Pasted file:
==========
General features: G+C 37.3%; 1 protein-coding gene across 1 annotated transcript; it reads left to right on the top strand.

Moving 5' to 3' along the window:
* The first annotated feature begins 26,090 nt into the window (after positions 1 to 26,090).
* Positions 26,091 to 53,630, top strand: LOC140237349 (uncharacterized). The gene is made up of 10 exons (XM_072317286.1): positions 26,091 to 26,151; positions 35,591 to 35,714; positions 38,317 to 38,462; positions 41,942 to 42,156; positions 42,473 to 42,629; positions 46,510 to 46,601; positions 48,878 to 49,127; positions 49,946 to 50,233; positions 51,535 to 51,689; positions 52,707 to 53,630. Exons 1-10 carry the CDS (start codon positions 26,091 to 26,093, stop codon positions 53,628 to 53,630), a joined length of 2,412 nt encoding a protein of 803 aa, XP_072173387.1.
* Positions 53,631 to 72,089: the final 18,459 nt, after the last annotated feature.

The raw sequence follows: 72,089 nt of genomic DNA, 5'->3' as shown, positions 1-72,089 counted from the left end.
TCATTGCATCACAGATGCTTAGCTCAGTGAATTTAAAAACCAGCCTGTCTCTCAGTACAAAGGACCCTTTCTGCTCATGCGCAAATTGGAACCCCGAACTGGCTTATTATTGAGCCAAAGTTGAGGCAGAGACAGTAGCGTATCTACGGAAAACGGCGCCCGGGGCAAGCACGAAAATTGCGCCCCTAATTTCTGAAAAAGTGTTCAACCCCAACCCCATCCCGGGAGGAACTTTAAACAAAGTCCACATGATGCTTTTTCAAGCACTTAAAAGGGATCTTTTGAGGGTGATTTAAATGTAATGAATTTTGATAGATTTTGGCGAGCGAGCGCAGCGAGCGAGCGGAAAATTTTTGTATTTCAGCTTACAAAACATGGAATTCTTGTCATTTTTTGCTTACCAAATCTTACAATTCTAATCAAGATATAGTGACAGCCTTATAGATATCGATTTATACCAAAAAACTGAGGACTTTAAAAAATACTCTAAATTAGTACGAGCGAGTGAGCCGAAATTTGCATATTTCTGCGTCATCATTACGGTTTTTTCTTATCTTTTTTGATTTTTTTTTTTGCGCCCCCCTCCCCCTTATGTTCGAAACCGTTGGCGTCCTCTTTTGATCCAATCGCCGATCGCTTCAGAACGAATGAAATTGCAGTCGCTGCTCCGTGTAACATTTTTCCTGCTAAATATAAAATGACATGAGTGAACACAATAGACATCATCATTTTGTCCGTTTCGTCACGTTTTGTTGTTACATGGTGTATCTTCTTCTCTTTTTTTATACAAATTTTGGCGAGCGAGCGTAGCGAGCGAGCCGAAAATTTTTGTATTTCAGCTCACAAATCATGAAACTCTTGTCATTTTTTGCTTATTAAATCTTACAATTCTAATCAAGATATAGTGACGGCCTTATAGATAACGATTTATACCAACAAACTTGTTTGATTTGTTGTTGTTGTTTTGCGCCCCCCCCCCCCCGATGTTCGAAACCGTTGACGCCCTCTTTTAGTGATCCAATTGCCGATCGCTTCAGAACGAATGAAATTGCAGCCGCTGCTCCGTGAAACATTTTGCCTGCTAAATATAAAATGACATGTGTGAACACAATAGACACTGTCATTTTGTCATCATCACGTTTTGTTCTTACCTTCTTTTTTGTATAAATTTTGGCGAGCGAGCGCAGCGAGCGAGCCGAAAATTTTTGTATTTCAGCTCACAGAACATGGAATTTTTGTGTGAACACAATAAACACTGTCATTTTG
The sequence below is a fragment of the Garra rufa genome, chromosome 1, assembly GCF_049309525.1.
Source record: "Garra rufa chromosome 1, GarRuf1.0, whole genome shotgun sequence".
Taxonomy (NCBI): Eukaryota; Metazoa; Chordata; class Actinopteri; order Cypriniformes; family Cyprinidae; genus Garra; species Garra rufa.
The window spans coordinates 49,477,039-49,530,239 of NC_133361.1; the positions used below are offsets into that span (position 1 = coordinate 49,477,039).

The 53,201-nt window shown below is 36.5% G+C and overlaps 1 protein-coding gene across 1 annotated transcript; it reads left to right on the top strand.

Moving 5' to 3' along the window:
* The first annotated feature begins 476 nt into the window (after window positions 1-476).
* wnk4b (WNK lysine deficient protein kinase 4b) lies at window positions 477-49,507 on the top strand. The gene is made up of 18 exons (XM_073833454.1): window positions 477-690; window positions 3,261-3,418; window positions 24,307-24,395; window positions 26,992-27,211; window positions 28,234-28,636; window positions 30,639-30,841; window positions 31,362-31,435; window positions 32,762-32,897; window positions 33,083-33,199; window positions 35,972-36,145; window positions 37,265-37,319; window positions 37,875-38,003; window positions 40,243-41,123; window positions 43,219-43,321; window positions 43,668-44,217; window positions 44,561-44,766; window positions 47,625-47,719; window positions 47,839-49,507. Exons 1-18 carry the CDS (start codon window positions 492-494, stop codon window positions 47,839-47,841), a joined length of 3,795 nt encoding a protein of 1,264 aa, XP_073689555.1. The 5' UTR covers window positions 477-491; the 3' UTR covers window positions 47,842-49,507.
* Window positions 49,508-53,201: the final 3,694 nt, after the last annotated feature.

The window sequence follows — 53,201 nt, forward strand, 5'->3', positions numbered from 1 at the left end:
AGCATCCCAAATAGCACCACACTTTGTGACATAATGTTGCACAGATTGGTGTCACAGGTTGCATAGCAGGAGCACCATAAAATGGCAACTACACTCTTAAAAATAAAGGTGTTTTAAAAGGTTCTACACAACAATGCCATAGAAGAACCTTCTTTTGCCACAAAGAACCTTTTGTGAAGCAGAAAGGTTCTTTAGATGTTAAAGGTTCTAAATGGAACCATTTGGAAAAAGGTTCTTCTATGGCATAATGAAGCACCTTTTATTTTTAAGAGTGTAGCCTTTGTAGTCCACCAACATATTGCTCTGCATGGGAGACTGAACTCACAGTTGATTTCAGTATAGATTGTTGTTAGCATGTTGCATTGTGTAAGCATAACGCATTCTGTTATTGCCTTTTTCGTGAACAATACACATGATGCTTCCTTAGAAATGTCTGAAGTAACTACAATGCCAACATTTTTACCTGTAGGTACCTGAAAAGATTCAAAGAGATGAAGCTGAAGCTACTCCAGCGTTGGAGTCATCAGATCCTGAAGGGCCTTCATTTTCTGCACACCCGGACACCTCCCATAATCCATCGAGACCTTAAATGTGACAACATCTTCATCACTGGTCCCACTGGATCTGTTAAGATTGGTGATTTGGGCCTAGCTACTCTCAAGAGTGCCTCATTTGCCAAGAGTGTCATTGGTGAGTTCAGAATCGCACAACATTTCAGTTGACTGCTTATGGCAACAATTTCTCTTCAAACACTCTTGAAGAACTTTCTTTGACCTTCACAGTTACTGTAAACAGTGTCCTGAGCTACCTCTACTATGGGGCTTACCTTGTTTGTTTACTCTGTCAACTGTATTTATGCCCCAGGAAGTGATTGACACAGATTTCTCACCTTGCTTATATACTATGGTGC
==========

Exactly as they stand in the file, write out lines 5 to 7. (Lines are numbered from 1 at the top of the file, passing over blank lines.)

* Positions 53,631 to 72,089: the final 18,459 nt, after the last annotated feature.

The raw sequence follows: 72,089 nt of genomic DNA, 5'->3' as shown, positions 1-72,089 counted from the left end.
TCATTGCATCACAGATGCTTAGCTCAGTGAATTTAAAAACCAGCCTGTCTCTCAGTACAAAGGACCCTTTCTGCTCATGCGCAAATTGGAACCCCGAACTGGCTTATTATTGAGCCAAAGTTGAGGCAGAGACAGTAGCGTATCTACGGAAAACGGCGCCCGGGGCAAGCACGAAAATTGCGCCCCTAATTTCTGAAAAAGTGTTCAACCCCAACCCCATCCCGGGAGGAACTTTAAACAAAGTCCACATGATGCTTTTTCAAGCACTTAAAAGGGATCTTTTGAGGGTGATTTAAATGTAATGAATTTTGATAGATTTTGGCGAGCGAGCGCAGCGAGCGAGCGGAAAATTTTTGTATTTCAGCTTACAAAACATGGAATTCTTGTCATTTTTTGCTTACCAAATCTTACAATTCTAATCAAGATATAGTGACAGCCTTATAGATATCGATTTATACCAAAAAACTGAGGACTTTAAAAAATACTCTAAATTAGTACGAGCGAGTGAGCCGAAATTTGCATATTTCTGCGTCATCATTACGGTTTTTTCTTATCTTTTTTGATTTTTTTTTTTGCGCCCCCCTCCCCCTTATGTTCGAAACCGTTGGCGTCCTCTTTTGATCCAATCGCCGATCGCTTCAGAACGAATGAAATTGCAGTCGCTGCTCCGTGTAACATTTTTCCTGCTAAATATAAAATGACATGAGTGAACACAATAGACATCATCATTTTGTCCGTTTCGTCACGTTTTGTTGTTACATGGTGTATCTTCTTCTCTTTTTTTATACAAATTTTGGCGAGCGAGCGTAGCGAGCGAGCCGAAAATTTTTGTATTTCAGCTCACAAATCATGAAACTCTTGTCATTTTTTGCTTATTAAATCTTACAATTCTAATCAAGATATAGTGACGGCCTTATAGATAACGATTTATACCAACAAACTTGTTTGATTTGTTGTTGTTGTTTTGCGCCCCCCCCCCCCCGATGTTCGAAACCGTTGACGCCCTCTTTTAGTGATCCAATTGCCGATCGCTTCAGAACGAATGAAATTGCAGCCGCTGCTCCGTGAAACATTTTGCCTGCTAAATATAAAATGACATGTGTGAACACAATAGACACTGTCATTTTGTCATCATCACGTTTTGTTCTTACCTTCTTTTTTGTATAAATTTTGGCGAGCGAGCGCAGCGAGCGAGCCGAAAATTTTTGTATTTCAGCTCACAGAACATGGAATTTTTGTGTGAACACAATAAACACTGTCATTTTG